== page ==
Muscatine Journal, IA 10-31-06 ISU president: Let's make Iowa a bio-fuel leader:

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Muscatine Journal, IA
10-31-06
ISU president: Let's make Iowa a bio-fuel leader:
By Cynthia Beaudette of the Muscatine Journal
MUSCATINE, Iowa — Could Iowa become the world center for renewable fuels
and bio-based products?
During a Monday luncheon meeting at the Holiday Inn, Iowa State University
President Gregory Geoffroy told Muscatine Rotary members it’s possible.
“We’re going to do for cellulose, what George Washington Carver did for the
peanut,” said Geoffroy, referring to one of ISU’s most successful graduates and
faculty members. “Iowa is in for lots of big changes.”
Geoffroy, 60, president of ISU since 2001, told Rotary members that fossil fuels
are not an infinite source of energy, however, plants, which derive their energy
from the sun, can be grown each year.
Geoffroy also said development of bio-fuels will reduce the nation’s dependence
on foreign oil and strengthen Iowa’s economy.
During the 2001-02 academic year, Geoffroy invited ISU faculty members to
propose programs that would enhance scholarships at ISU. The BioEconomy
Initiative was one of six selected from the 26 ideas submitted.
The primary goal of the initiative is to develop technologies for converting crops
and plant materials into chemicals, fuels, fibers and energy.
Not only are ISU researchers interested in the bio-fuels produced from corn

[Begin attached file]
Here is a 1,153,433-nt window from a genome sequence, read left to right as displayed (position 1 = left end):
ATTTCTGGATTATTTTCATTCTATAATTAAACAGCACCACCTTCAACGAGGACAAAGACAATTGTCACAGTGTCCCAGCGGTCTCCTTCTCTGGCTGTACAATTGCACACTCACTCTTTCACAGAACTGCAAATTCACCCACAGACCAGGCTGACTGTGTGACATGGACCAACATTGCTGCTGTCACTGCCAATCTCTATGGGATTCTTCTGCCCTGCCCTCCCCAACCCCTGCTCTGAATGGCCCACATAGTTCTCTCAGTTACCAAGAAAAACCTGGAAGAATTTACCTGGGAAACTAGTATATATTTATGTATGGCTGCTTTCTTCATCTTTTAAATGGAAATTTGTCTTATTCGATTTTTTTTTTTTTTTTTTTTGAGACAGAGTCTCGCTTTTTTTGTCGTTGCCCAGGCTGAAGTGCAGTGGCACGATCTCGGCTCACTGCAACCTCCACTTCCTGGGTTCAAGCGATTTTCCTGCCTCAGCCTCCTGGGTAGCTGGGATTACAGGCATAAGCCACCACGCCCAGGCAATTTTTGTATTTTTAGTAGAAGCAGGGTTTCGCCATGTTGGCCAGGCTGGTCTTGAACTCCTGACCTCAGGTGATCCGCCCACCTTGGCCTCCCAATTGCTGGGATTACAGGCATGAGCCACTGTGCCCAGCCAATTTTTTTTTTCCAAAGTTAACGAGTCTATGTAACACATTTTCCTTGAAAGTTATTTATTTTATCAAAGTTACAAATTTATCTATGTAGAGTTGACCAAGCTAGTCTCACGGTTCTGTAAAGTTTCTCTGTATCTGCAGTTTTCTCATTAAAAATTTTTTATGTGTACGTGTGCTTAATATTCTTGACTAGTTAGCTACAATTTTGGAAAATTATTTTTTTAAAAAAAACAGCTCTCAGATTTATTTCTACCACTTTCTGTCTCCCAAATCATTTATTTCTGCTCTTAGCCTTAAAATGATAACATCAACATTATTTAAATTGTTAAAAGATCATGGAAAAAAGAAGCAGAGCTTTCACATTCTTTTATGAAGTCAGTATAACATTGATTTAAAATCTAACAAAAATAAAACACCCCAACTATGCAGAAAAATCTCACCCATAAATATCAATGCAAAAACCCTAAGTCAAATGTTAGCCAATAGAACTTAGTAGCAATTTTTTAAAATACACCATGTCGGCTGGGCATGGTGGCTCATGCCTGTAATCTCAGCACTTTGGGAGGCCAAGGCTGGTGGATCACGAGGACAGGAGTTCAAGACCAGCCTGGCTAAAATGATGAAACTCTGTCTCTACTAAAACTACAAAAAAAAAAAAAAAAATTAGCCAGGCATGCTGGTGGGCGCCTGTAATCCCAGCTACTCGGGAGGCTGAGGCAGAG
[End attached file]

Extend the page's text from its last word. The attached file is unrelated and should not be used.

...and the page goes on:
kernels, Geoffroy said those scientists are researching the use of other parts of
the corn plant and different types of tall grasses.
“The big breakthrough, when it occurs, is developing efficient processes for
converting plant fiber, which is what we call cellulosic fiber mass, into ethanol
and bio-fuels,” said Geoffroy before the Rotary meeting.
ISU researchers are also developing technology that is needed to produce these
fuels, Geoffroy said.
After the meeting, Tom Savage, owner of Books and More bookstore in
downtown Muscatine, remarked on the fact that bio-fuels can be found in one of
Iowa’s most abundant resources.
“I find it ironic that when Euro-Americans first arrived in this state, the grass was
so high they could get lost in it.” he said. “Now we’re going back to it.”
Geoffroy was last in Muscatine in 2003.
John McCarroll, executive director of University Relations for ISU, said Geoffroy
tries to get back to the area every three to four years, as he visits cities
throughout the state. Geoffroy’s visits are intended to rekindle relationships with
alumni and provide information on ISU’s programs and projects for area
residents and students.
Contact Cynthia Beaudette at 563-263-2331 ext. 323 or
[email protected]
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